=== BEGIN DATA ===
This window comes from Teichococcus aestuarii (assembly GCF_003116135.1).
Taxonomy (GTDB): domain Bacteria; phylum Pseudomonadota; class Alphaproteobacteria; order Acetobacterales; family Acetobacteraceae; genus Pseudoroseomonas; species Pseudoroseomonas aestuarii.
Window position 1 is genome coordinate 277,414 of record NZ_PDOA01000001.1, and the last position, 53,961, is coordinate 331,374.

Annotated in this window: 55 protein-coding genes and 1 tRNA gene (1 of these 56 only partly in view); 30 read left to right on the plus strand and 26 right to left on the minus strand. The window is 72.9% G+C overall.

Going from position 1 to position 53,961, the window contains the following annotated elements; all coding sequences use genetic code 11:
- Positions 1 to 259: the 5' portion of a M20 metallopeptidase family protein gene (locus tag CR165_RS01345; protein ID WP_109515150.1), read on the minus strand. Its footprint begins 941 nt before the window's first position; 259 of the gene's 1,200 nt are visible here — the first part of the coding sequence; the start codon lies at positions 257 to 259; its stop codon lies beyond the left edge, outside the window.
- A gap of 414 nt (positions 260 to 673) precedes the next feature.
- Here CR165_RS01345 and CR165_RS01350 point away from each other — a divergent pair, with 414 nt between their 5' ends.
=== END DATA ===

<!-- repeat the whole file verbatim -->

This window comes from Teichococcus aestuarii (assembly GCF_003116135.1).
Taxonomy (GTDB): domain Bacteria; phylum Pseudomonadota; class Alphaproteobacteria; order Acetobacterales; family Acetobacteraceae; genus Pseudoroseomonas; species Pseudoroseomonas aestuarii.
Window position 1 is genome coordinate 277,414 of record NZ_PDOA01000001.1, and the last position, 53,961, is coordinate 331,374.

Annotated in this window: 55 protein-coding genes and 1 tRNA gene (1 of these 56 only partly in view); 30 read left to right on the plus strand and 26 right to left on the minus strand. The window is 72.9% G+C overall.

Going from position 1 to position 53,961, the window contains the following annotated elements; all coding sequences use genetic code 11:
- Positions 1 to 259: the 5' portion of a M20 metallopeptidase family protein gene (locus tag CR165_RS01345; protein ID WP_109515150.1), read on the minus strand. Its footprint begins 941 nt before the window's first position; 259 of the gene's 1,200 nt are visible here — the first part of the coding sequence; the start codon lies at positions 257 to 259; its stop codon lies beyond the left edge, outside the window.
- A gap of 414 nt (positions 260 to 673) precedes the next feature.
- Here CR165_RS01345 and CR165_RS01350 point away from each other — a divergent pair, with 414 nt between their 5' ends.